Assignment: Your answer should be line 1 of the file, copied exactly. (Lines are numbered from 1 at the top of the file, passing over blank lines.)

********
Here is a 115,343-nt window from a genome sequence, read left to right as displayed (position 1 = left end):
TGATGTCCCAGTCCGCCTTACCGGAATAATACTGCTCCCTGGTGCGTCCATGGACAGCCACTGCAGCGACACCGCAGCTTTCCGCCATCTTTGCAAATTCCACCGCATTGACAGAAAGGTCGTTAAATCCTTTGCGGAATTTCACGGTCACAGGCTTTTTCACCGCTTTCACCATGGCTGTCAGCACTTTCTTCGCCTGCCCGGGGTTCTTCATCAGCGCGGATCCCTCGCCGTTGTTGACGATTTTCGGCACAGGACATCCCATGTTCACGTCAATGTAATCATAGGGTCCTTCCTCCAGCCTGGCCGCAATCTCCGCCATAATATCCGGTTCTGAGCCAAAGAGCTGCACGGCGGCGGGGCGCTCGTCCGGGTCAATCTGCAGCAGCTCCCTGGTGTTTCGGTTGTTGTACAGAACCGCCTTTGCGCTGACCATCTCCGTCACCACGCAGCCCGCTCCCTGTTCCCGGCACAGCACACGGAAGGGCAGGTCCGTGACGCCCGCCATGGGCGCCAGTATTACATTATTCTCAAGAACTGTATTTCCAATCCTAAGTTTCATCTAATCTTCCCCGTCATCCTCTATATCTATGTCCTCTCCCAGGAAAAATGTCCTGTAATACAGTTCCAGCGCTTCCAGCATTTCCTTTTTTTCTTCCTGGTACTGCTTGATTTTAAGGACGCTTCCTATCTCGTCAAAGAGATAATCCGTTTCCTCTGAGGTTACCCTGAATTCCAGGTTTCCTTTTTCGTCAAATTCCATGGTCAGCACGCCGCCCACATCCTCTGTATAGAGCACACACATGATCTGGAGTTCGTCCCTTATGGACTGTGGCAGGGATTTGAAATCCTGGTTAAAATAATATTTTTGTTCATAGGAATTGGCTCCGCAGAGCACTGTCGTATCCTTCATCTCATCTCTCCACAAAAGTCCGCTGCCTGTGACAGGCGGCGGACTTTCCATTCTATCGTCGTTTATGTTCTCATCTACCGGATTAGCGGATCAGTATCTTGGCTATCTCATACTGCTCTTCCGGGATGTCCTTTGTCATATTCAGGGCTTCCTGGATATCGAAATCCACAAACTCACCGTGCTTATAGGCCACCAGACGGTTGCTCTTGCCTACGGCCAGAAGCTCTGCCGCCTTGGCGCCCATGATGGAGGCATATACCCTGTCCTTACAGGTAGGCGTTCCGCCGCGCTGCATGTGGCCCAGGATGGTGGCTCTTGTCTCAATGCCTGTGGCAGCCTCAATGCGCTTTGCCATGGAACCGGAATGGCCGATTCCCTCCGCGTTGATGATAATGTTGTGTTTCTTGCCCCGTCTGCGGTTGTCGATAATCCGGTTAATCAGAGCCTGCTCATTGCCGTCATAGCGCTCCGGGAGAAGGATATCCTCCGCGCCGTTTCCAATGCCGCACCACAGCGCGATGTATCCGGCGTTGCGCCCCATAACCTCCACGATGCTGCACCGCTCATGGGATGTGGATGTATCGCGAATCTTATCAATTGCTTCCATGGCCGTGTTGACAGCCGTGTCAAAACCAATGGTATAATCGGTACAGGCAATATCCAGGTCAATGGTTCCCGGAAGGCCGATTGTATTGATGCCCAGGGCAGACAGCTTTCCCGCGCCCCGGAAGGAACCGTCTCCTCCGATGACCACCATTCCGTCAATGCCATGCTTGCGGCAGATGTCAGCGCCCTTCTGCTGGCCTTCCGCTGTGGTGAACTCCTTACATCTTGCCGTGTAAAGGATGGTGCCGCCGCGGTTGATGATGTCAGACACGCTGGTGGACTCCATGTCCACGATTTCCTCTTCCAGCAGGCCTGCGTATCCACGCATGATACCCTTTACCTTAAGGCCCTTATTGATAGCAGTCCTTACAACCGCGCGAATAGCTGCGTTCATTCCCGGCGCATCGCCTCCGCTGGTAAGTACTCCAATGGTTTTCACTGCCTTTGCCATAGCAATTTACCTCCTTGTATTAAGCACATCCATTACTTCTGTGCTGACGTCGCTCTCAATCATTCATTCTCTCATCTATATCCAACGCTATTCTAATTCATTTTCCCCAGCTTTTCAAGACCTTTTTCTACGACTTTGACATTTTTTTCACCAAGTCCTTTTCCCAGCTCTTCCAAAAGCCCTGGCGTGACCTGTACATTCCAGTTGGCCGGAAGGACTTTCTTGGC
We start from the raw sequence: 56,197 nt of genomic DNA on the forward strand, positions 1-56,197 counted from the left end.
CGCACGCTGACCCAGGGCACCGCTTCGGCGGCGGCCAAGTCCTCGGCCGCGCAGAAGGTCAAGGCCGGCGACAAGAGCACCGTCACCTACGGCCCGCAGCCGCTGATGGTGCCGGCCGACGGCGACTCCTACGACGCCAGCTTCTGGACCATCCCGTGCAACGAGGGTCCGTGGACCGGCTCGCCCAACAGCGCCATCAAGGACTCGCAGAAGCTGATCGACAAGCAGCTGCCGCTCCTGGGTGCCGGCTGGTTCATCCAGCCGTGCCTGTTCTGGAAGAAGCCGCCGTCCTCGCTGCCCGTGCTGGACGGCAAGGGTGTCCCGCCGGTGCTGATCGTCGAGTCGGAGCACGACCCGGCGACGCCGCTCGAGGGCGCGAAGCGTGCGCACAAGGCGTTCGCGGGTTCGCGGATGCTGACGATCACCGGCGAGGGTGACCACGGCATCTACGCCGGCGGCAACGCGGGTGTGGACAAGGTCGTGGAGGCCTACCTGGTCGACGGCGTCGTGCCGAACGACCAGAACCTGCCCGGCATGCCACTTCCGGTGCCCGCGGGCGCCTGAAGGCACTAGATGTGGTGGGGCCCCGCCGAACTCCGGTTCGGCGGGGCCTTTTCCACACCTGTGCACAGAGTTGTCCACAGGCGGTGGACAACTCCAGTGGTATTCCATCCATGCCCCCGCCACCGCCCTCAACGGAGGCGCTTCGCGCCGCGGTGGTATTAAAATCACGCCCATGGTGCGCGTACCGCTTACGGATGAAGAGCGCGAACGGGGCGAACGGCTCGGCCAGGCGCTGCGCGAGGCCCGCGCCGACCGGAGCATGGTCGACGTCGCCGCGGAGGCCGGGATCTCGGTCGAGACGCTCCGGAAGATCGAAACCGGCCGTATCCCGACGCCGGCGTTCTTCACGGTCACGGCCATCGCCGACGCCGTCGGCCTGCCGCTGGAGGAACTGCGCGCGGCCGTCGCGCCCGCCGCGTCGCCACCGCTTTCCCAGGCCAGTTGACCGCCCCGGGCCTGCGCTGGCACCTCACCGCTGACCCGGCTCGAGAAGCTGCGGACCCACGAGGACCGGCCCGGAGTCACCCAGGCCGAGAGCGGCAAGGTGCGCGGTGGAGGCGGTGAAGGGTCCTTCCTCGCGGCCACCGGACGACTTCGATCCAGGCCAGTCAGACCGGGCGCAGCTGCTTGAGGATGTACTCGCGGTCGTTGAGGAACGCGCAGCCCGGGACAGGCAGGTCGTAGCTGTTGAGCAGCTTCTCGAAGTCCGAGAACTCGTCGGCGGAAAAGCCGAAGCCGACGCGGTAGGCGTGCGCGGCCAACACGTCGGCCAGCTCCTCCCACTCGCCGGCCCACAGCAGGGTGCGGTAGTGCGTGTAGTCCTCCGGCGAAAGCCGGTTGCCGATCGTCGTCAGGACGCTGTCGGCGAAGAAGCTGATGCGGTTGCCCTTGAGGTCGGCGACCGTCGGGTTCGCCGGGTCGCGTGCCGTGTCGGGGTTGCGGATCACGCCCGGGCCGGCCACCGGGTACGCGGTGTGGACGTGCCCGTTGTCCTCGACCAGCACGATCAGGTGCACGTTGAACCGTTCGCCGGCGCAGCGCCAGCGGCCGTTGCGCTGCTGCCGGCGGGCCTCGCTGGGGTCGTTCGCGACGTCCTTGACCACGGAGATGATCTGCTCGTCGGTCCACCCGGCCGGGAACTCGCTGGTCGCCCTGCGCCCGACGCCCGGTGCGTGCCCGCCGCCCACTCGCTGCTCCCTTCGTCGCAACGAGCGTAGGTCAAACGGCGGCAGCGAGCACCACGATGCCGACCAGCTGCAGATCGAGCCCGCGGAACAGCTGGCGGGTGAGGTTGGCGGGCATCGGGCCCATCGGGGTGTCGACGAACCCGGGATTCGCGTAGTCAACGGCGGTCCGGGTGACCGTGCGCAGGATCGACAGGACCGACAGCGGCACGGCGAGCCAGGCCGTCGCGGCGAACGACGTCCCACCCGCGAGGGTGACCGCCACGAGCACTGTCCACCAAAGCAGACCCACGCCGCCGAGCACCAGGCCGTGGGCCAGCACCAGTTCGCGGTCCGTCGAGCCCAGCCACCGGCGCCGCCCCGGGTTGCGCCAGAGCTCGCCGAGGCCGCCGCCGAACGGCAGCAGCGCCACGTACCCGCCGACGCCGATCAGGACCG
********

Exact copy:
Here is a 115,343-nt window from a genome sequence, read left to right as displayed (position 1 = left end):